On 1 December – less than a week from today – All Nippon Airways (ANA) and Lufthansa Cargo will launch their Europe/Asia joint venture with the first flights from Japan to Europe. And with that deal underway, ANA has turned its focus to the trans-Pacific lane, signing a similar agreement with US-based United Airlines.
The two carriers have filed antitrust applications with US and Japanese regulatory authorities for a set-up similar to ANA’s jv with Lufthansa Cargo. Commenting on the filing, ANA described the proposed jv with United as one that would “create a more efficient and comprehensive trans-Pacific air cargo business network.” The carrier went on to say that the trans-Pacific cargo joint venture – the first of its kind between the U.S. and Asia – would generate substantial service benefits for freight consumers, and that “It would also enable United and ANA to compete more effectively with other airlines that maintain a significant presence in both markets.”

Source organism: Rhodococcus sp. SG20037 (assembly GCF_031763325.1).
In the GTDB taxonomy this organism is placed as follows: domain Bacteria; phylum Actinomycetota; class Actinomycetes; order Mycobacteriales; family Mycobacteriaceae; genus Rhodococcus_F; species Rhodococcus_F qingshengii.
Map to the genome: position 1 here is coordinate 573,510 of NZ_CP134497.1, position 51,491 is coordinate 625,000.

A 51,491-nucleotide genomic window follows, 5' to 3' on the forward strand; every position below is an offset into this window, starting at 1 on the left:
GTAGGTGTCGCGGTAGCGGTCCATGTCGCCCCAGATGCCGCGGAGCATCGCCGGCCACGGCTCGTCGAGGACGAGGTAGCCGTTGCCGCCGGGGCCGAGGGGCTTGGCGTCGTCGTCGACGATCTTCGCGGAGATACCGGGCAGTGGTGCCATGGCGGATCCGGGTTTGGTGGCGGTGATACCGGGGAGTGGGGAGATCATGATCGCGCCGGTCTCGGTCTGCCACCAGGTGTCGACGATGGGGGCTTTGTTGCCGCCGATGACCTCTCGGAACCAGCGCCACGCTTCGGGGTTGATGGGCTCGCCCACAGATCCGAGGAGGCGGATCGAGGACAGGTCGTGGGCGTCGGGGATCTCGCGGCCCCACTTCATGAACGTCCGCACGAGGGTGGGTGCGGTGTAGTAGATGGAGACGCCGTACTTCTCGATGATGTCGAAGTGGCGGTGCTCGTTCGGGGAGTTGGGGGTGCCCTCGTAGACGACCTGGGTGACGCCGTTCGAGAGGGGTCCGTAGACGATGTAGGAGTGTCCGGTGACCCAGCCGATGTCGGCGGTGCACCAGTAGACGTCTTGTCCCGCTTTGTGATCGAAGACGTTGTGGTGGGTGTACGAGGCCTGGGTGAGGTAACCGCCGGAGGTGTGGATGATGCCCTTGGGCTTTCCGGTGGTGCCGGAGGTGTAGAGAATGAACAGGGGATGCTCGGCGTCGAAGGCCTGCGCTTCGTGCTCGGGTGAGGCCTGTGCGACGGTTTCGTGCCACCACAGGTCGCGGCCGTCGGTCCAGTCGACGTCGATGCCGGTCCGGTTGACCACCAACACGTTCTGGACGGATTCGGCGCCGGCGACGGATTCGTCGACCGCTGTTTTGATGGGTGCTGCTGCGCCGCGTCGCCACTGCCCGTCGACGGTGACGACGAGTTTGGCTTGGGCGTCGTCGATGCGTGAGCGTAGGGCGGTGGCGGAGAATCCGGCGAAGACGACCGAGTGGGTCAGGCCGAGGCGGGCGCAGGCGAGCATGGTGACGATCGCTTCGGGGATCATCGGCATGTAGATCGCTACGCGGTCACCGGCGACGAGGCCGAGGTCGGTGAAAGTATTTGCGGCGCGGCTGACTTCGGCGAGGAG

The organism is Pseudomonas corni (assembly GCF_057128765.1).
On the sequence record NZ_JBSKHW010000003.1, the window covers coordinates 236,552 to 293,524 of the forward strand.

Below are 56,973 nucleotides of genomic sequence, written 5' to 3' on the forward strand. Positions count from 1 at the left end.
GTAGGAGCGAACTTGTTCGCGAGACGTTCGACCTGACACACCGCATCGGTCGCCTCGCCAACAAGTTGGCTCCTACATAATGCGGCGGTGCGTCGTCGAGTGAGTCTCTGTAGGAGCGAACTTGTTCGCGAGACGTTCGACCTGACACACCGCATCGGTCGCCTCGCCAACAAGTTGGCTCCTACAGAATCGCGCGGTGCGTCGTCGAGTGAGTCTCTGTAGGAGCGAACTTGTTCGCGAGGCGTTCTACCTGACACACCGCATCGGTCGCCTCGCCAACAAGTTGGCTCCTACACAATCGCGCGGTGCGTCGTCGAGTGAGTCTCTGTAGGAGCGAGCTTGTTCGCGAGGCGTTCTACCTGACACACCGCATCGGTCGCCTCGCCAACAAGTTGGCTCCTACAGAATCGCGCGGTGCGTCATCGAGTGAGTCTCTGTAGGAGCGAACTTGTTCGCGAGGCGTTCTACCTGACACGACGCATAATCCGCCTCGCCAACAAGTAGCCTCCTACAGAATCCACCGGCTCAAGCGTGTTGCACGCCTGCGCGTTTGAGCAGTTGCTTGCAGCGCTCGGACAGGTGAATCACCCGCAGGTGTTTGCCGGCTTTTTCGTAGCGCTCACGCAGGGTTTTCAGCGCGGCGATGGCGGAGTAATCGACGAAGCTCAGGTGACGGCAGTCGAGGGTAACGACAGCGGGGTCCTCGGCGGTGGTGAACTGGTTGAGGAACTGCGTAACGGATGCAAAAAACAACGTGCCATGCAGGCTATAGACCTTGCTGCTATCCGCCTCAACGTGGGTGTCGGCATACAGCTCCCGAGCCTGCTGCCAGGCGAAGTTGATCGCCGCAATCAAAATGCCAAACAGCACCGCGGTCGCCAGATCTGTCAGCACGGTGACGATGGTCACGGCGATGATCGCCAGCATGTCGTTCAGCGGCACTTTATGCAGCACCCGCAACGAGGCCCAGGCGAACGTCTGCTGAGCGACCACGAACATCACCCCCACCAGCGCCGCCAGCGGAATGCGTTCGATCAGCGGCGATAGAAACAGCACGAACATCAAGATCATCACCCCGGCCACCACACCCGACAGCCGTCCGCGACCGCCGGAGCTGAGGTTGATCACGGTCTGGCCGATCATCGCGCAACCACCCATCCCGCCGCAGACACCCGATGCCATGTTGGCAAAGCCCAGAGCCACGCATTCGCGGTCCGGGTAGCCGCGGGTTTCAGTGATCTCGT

As with the Lufthansa Cargo jv, under the proposed United jv the two carriers “will be able to jointly manage trans-Pacific air cargo business activities including scheduling, pricing and sales.” Like Lufthansa and ANA, United is a member of the Star Alliance, and if the trans-Pacific venture gains regulatory approval it could be the start of a broader Star Cargo Alliance. We shall see.
In addition to a long-haul passenger fleet that includes fifty-four 777s and thirrty-three 787s (with more on order), ANA operates ten 767-300Fs in intra-Asia regional service. United does not operate freighters, but has a large fleet of widebody passenger aircraft, including seventy-four 777s and thirteen 787s (with more on order).